What is the likely impact on the overall U.S health system? Up to 4.3 million people are projected to leave the individual and small group insurance markets to enroll in association health plans (see Association Health Plans Could Spark 4.3 Million People To Drop ACA Coverage). This means four million people who are underinsured – as well as a continued rise in premiums for those individuals who maintain their PPACA insurance plans.
Insurance companies and consumer groups have voiced concerns about the move. America’s Health Insurance Plans (AHIP) put out a statement with some reservations, noting that the rule could “lead to higher premiums for consumers who depend on the individual or small group market for their coverage” and “may put consumers at greater risk of fraudulent actors entering this market” (see AHIP Comments on Final Rule Expanding the Use of Association Health Plans). The American Hospital Association and the AARP have also expressed concerns about expanding the use of AHPs (see Insurers, Hospitals Slam Trump Admin’s Association Health Plan Proposal). And a group of 26 consumer groups— including the National Alliance on Mental Illness, the March of Dimes, and the American Heart Association—came out against the rule, saying that it will “severely weaken key protections for Americans with pre-existing health conditions or other serious or chronic health conditions” (see Final AHP Rule Weakens Key Protections for Americans with Pre-existing Conditions Says Patient and Consumer Groups).
For provider organizations, the issues of uncompensated care loom large. But it is communication with consumers that concerns me. While there is certainly consumer disgruntlement with the current high deductibles and high copayments in their health plans (see Out-Of-Pocket Health Care Costs – Down For Most, Up For Some), those plans that have major coverage gaps are a problem of even greater magnitude of consumer financial risk.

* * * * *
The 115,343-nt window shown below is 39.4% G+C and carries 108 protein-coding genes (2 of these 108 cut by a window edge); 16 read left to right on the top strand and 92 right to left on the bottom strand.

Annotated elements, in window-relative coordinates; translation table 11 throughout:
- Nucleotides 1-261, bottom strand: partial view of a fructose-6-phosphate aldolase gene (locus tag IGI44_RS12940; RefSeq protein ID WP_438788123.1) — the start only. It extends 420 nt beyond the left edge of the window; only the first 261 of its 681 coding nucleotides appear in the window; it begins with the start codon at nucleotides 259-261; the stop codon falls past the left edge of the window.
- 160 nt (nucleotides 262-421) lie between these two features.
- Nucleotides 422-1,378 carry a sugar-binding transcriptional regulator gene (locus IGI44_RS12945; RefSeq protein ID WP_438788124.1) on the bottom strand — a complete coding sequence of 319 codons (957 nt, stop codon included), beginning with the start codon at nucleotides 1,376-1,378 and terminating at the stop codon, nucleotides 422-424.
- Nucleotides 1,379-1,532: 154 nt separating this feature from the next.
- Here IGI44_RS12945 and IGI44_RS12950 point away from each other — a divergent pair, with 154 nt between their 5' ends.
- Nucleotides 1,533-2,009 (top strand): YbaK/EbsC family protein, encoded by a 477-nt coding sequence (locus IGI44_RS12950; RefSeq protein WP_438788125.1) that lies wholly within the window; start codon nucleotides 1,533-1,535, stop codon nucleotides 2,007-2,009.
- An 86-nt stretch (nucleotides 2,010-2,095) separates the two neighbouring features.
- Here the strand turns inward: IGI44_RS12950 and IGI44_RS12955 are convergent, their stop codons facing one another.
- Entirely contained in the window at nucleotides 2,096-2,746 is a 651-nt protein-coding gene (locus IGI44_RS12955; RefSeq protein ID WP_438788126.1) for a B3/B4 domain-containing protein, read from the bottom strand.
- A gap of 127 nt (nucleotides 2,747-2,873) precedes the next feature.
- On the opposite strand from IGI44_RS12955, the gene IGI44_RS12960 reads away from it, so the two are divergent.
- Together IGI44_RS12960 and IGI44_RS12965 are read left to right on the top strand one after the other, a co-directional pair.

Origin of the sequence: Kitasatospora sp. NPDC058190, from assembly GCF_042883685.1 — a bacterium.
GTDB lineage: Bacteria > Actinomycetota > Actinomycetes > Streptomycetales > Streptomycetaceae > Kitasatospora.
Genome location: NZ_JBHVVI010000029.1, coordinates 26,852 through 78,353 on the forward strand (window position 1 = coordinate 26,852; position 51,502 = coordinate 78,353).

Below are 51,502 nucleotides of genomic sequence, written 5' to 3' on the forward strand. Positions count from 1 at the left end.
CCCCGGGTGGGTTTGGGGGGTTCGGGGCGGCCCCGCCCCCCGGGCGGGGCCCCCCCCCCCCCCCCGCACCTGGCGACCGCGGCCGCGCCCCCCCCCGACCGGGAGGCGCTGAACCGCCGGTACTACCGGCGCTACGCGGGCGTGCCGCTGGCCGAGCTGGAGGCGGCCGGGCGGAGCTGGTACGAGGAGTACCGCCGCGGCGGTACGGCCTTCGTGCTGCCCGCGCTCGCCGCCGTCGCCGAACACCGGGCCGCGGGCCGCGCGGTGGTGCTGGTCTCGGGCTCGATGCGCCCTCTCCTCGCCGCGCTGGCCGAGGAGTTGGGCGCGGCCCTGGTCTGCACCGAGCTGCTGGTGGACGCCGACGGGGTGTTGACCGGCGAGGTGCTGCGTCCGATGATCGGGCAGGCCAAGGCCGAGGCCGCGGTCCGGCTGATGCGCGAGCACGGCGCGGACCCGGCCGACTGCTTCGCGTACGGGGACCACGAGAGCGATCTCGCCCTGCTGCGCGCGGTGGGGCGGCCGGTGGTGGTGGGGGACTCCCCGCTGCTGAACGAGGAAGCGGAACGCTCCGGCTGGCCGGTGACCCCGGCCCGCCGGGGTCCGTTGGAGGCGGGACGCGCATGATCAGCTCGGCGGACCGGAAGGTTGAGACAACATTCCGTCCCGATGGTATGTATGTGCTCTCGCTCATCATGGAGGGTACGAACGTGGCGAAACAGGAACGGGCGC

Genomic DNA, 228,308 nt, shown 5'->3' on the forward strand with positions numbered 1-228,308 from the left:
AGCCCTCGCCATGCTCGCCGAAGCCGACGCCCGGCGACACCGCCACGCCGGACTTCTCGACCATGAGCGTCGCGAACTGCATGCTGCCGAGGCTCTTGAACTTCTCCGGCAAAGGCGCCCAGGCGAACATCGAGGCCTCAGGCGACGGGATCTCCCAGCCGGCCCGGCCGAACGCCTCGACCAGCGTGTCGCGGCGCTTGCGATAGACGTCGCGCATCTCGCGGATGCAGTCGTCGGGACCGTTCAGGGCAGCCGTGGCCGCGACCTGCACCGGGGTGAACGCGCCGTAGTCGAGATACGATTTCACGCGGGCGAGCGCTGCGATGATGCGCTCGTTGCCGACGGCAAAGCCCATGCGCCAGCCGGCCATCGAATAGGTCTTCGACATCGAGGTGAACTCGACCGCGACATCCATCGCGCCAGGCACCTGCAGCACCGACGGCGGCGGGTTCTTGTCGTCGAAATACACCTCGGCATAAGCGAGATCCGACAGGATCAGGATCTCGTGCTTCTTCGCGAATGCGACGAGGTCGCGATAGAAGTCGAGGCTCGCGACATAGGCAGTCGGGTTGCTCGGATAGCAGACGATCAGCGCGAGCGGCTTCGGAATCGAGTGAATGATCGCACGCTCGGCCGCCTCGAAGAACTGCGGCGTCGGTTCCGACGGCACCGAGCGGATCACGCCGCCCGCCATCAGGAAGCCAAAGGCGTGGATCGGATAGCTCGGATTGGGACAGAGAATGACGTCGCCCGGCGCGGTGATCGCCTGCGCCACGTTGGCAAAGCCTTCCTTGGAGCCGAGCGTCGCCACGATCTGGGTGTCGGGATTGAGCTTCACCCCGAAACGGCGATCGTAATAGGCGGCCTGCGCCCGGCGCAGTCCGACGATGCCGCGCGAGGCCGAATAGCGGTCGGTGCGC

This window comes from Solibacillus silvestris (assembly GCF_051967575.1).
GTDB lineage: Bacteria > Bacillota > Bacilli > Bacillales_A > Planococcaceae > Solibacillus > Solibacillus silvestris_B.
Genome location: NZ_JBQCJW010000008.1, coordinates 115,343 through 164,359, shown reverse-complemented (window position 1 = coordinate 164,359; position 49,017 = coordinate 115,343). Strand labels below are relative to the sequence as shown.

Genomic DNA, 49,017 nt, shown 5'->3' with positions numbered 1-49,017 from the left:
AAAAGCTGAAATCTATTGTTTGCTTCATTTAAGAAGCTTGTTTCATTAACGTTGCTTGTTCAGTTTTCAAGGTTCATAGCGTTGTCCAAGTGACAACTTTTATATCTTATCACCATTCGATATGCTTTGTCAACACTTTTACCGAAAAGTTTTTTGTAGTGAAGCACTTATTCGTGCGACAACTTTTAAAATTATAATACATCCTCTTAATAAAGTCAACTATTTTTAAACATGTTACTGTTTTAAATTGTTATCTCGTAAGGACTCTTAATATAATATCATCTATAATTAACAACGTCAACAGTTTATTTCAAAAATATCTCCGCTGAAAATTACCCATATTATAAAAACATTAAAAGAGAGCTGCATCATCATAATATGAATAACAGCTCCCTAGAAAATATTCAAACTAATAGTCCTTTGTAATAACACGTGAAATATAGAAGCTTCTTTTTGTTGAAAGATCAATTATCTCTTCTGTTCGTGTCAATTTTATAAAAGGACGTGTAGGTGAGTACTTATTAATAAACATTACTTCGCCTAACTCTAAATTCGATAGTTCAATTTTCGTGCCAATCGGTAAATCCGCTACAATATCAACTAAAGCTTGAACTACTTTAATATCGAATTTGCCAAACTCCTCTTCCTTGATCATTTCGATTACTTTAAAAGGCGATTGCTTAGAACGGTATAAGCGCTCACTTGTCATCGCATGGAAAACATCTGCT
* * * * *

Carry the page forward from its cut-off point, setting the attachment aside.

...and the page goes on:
My colleagues at OPEN MINDS asked me why I see this as the “beginning of the end” of parity. It all has to do with health plan competition for consumers. The data shows that the health insurance market is an “imperfect” market with consumers making decisions without full knowledge—and often with a short-term financial perspective (see Health Insurance And Imperfect Competition In The Health Care Market). When offered a cheaper option (even if it is a “skinny” health plan, aka a “low-coverage” health plan), consumers often select those options. And since health plans need volume to make management of financial risk work, the move away from a standard benefit set will trigger the “race to the bottom” in health insurance-the same market situation that I saw at the start of my career. If this market landscape continues, we can anticipate additional requests to limit benefits in order to have “competitive” plans.
There are likely to be more (and likely significant) changes to this coverage landscape with the partial repeal of the PPACA and currently proposed regulations (see Despite Attacks on Obamacare, the Uninsured Rate Held Steady Last Year). Look for our coverage of what happens and what it means for strategy in the year ahead. And, for more on this topic, join us The 2018 OPEN MINDS Executive Leadership Retreat in Gettysburg, Pennsylvania on September 19, 2018 for the keynote address, “Key Issues Shaping The Market: What Executives Need To Know To Succeed,” by William Lopez, M.D., CPE, Senior Medical Director-Behavioral Health, Cigna Behavioral Health.